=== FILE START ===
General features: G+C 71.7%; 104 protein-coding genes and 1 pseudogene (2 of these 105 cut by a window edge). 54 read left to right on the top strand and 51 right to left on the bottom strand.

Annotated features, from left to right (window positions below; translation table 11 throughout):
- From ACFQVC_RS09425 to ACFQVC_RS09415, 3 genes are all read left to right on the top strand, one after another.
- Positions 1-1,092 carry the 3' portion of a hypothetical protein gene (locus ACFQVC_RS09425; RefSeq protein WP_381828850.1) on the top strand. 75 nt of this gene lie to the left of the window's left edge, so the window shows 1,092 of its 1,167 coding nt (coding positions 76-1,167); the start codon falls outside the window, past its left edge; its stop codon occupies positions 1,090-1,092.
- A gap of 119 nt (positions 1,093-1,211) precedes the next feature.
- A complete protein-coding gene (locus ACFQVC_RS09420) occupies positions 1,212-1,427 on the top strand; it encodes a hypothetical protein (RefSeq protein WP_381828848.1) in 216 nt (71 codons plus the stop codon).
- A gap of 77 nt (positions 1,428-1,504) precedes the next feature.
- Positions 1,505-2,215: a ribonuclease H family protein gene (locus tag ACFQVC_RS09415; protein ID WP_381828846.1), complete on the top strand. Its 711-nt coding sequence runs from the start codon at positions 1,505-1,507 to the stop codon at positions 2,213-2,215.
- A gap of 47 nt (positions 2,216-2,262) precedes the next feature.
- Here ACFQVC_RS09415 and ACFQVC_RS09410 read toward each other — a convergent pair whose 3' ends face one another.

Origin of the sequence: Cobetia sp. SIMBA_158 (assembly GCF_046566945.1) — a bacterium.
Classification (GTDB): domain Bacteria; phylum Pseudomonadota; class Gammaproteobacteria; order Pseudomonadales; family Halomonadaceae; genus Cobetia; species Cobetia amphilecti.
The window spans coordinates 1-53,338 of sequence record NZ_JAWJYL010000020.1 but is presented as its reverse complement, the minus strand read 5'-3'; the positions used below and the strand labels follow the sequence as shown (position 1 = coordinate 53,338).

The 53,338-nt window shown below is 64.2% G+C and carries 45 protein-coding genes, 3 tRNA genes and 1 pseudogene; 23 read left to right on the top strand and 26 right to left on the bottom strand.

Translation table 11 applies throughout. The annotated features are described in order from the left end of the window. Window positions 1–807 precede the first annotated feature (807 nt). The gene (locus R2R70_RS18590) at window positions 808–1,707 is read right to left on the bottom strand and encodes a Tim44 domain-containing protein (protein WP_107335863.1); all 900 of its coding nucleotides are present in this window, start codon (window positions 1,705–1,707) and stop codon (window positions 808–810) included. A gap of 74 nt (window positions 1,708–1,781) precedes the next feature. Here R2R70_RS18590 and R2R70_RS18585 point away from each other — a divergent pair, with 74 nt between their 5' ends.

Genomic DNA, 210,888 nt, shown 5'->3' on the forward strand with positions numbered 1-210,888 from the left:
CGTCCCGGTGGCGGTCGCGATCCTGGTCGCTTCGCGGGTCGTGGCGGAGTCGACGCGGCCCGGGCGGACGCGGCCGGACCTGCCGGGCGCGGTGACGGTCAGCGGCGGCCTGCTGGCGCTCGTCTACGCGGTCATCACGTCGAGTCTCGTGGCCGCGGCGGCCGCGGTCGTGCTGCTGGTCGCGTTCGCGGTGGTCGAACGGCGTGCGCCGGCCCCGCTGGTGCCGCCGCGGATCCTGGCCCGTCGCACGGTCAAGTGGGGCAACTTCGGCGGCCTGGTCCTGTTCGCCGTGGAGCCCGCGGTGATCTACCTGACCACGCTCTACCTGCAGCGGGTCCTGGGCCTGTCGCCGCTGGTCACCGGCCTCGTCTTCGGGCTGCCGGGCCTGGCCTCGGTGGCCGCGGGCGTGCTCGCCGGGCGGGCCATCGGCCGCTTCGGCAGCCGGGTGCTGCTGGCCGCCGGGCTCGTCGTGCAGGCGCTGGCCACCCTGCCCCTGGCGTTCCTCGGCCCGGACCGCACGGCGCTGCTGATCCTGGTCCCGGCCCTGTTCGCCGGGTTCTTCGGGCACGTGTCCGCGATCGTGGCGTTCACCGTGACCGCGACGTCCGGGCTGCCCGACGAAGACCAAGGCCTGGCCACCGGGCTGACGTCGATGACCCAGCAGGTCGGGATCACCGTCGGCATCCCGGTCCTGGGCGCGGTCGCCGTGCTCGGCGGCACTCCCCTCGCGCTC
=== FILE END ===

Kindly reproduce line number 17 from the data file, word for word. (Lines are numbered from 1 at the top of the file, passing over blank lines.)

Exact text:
CGTCCCGGTGGCGGTCGCGATCCTGGTCGCTTCGCGGGTCGTGGCGGAGTCGACGCGGCCCGGGCGGACGCGGCCGGACCTGCCGGGCGCGGTGACGGTCAGCGGCGGCCTGCTGGCGCTCGTCTACGCGGTCATCACGTCGAGTCTCGTGGCCGCGGCGGCCGCGGTCGTGCTGCTGGTCGCGTTCGCGGTGGTCGAACGGCGTGCGCCGGCCCCGCTGGTGCCGCCGCGGATCCTGGCCCGTCGCACGGTCAAGTGGGGCAACTTCGGCGGCCTGGTCCTGTTCGCCGTGGAGCCCGCGGTGATCTACCTGACCACGCTCTACCTGCAGCGGGTCCTGGGCCTGTCGCCGCTGGTCACCGGCCTCGTCTTCGGGCTGCCGGGCCTGGCCTCGGTGGCCGCGGGCGTGCTCGCCGGGCGGGCCATCGGCCGCTTCGGCAGCCGGGTGCTGCTGGCCGCCGGGCTCGTCGTGCAGGCGCTGGCCACCCTGCCCCTGGCGTTCCTCGGCCCGGACCGCACGGCGCTGCTGATCCTGGTCCCGGCCCTGTTCGCCGGGTTCTTCGGGCACGTGTCCGCGATCGTGGCGTTCACCGTGACCGCGACGTCCGGGCTGCCCGACGAAGACCAAGGCCTGGCCACCGGGCTGACGTCGATGACCCAGCAGGTCGGGATCACCGTCGGCATCCCGGTCCTGGGCGCGGTCGCCGTGCTCGGCGGCACTCCCCTCGCGCTC